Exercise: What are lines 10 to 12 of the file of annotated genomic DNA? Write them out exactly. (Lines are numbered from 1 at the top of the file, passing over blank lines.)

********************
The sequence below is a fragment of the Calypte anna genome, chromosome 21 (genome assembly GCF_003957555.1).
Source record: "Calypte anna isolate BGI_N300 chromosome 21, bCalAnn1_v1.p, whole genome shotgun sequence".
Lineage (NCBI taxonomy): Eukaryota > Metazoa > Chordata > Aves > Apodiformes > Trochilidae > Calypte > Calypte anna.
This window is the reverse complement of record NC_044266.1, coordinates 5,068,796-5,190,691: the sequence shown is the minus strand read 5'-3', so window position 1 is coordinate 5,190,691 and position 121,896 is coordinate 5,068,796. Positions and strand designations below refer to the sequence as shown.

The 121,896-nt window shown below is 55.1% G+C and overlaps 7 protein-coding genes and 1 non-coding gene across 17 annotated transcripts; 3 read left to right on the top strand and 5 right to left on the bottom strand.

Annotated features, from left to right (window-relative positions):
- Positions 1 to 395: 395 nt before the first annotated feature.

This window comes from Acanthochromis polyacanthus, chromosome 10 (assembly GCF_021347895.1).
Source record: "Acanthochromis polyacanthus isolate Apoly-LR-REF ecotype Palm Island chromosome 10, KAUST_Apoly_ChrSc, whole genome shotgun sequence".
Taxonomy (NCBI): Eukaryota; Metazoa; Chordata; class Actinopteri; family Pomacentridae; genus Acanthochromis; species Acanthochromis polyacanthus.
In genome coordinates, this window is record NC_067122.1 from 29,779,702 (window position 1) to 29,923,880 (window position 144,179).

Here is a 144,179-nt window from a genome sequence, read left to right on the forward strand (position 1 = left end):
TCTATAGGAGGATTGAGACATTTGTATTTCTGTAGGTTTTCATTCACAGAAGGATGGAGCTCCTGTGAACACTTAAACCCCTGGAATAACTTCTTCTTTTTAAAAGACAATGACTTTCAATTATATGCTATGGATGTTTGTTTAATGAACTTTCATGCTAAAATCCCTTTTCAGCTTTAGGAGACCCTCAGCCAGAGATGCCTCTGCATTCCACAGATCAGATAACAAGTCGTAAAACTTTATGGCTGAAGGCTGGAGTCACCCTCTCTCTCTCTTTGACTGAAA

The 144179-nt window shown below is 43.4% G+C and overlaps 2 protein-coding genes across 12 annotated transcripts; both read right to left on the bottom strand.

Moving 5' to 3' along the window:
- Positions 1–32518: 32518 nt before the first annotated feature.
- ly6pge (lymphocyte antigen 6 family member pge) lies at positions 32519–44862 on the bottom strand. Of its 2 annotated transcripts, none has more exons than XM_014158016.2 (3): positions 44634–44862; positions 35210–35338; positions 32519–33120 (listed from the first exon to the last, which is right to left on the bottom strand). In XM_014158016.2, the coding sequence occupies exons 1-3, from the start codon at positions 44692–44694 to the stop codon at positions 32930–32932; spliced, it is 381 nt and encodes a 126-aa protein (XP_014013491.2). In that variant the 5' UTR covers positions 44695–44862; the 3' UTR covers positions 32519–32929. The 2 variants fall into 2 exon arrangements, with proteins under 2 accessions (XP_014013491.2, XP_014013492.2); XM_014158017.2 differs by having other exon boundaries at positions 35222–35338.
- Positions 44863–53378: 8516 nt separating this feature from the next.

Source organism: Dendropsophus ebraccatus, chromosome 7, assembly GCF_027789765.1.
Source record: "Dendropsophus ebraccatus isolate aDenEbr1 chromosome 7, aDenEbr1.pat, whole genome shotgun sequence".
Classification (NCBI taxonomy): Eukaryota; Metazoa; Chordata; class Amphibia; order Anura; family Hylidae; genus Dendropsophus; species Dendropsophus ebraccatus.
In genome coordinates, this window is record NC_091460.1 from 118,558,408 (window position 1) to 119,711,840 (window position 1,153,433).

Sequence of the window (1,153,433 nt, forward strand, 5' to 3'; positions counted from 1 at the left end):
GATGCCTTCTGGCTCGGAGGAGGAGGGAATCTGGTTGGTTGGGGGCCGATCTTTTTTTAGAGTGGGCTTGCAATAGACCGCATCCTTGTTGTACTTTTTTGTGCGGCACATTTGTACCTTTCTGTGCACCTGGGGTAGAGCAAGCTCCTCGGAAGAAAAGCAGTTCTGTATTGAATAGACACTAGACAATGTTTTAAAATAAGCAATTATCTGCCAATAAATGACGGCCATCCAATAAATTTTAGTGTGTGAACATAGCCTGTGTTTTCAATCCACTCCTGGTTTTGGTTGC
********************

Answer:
Taxonomy (NCBI): Eukaryota; Metazoa; Chordata; class Actinopteri; family Pomacentridae; genus Acanthochromis; species Acanthochromis polyacanthus.
In genome coordinates, this window is record NC_067122.1 from 29,779,702 (window position 1) to 29,923,880 (window position 144,179).

Here is a 144,179-nt window from a genome sequence, read left to right on the forward strand (position 1 = left end):